If you’re in the US then you are possibly travelling somewhere, or hosting visitors for the 4th of July weekend. If not, it’s still a 4-day weekend which is always great to take advantage of. I’m going to be spending at least a few hours everyday at the arcade, perhaps I can level up my Gauntlet characters if I get a chance. Or set a high score on Terminator’s expert mode since few are playing that so far. Anyways, here’s some arcade news I’ve come across today.
Stinger Newsfeed 1067 for this item: Raw Thrills has announced a “Cash for Clunkers” trade-in program for the month of July. No details are given, just to contact a Raw Thrills/Play Mechanix distributors for the rundown. I certainly wouldn’t mind trading in my kitted out Crusin cabs which are running Drift, but I doubt that would apply. Dang it.
Also, Namco has launched a new Facebook page for Dead Heat, it looks like they are going to give it the same FB treatment they have given for Pac-Man Battle Royale, which includes a location finder. Almost 3000 people follow the PMBR page so it’s certainly proving useful. More of this please! Social networking is one of the best way to promote arcade gaming, thanks to the millions and millions of people who use the sites.
For you game historians, Atari fans or arcade aficionados out there this will be of interest. Scott of Atarigames.com has posted a production list of every Atari arcade game made since Pong which includes the initial price and for most machines, how many were actually made. It is significant enough that it dashes common-held beliefs about certain games (such as I,Robot’s production numbers). Asteroids is still Atari’s best selling game ever(the number always cited is 70,000 but this list doesn’t show how many cabaret units were made which could have made up the difference from the 56,000 or so listed), with Centipede pulling a close second – I actually had thought that the numbers would have been higher on games like Star Wars and T-Mek, but SW came out about crash time which certainly hurt it. T-Mek was just a huge game that was hard for small locations to have (the primary reason I had to get rid of mine). Equally fascinating are the prices – Pong originally sold for $700 in 1972 dollars; Atari’s first really expensive game, Indy 8 and Tank 8 sold for $6475 in 1975/76 dollars(which as Atariscott points out would be $24594.30 in 2010 $$$). The highest priced item on the list is Namco-made 4 Trax, which came in at $14995, 1988 $$$ (Atari would license and build a lot of Namco games through the 80’s which is why games like Dig Dug and Dragon Spirit are on there). It would be awesome to see lists of this nature from other companies like Sega, Midway, Taito, Konami, etc. I’m sure someone out there has them.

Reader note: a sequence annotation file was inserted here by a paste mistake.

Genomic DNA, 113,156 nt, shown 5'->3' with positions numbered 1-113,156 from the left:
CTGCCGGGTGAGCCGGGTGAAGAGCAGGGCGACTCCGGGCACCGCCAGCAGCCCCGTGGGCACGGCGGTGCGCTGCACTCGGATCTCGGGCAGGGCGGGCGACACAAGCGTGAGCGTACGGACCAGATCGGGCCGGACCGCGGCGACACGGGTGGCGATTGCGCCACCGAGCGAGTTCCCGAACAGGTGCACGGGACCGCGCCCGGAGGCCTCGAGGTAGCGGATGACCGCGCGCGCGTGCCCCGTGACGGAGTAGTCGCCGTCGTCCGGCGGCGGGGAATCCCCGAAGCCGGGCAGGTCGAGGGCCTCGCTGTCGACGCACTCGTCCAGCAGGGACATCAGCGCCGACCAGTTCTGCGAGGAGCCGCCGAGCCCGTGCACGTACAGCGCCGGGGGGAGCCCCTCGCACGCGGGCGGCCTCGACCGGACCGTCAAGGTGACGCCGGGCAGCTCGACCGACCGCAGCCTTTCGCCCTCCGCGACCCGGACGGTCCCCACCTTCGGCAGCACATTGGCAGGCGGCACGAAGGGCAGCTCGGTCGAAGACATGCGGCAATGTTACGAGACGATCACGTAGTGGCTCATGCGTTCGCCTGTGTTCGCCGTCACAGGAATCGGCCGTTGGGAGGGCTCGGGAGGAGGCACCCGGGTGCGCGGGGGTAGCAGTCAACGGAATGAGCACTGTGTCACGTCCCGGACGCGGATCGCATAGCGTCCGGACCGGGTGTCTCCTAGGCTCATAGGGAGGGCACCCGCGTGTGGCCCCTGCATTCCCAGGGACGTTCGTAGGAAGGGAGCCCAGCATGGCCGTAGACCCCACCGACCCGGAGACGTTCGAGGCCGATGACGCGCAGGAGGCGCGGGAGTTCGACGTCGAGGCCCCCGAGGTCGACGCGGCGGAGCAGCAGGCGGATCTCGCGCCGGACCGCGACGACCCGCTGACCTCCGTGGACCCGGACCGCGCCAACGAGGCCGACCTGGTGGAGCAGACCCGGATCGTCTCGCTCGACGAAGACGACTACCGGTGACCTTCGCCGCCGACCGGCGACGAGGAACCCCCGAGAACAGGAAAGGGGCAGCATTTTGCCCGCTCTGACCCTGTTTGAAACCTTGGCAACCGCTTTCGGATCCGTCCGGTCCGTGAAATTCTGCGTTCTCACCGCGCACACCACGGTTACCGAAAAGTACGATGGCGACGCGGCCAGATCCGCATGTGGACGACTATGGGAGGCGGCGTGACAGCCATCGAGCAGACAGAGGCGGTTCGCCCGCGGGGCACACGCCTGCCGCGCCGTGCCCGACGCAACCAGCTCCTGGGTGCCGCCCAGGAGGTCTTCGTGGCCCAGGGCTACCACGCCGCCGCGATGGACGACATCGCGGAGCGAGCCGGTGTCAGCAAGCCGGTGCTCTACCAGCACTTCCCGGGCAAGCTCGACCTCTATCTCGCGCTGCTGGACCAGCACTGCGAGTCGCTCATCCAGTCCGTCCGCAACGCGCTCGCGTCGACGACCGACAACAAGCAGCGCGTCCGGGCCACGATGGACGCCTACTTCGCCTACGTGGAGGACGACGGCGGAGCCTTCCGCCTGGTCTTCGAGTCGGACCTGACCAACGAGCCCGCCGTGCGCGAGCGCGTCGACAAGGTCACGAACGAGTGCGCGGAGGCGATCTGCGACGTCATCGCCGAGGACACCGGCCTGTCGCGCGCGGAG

Scoot has also shared some original Atari ads he has, which you can see here on Flickr. I never knew at one point there was plans for Atari to build and sell both Time Pilot and Popeye machines. Via KLOV.
Taito has released a promotional video showing how their new Kickthrough Racers game works in practice. This looks like it would have a better chance internationally than Hopping Road did. Speaking of Taito, they also just released Battle Fantasia to the NESiCAxLIVE online arcade service.
And last but not least, Dave & Busters has rolled out a Summer Play-cation program, which is a $10 coupon you can print out for to use at their locations. Check it out here.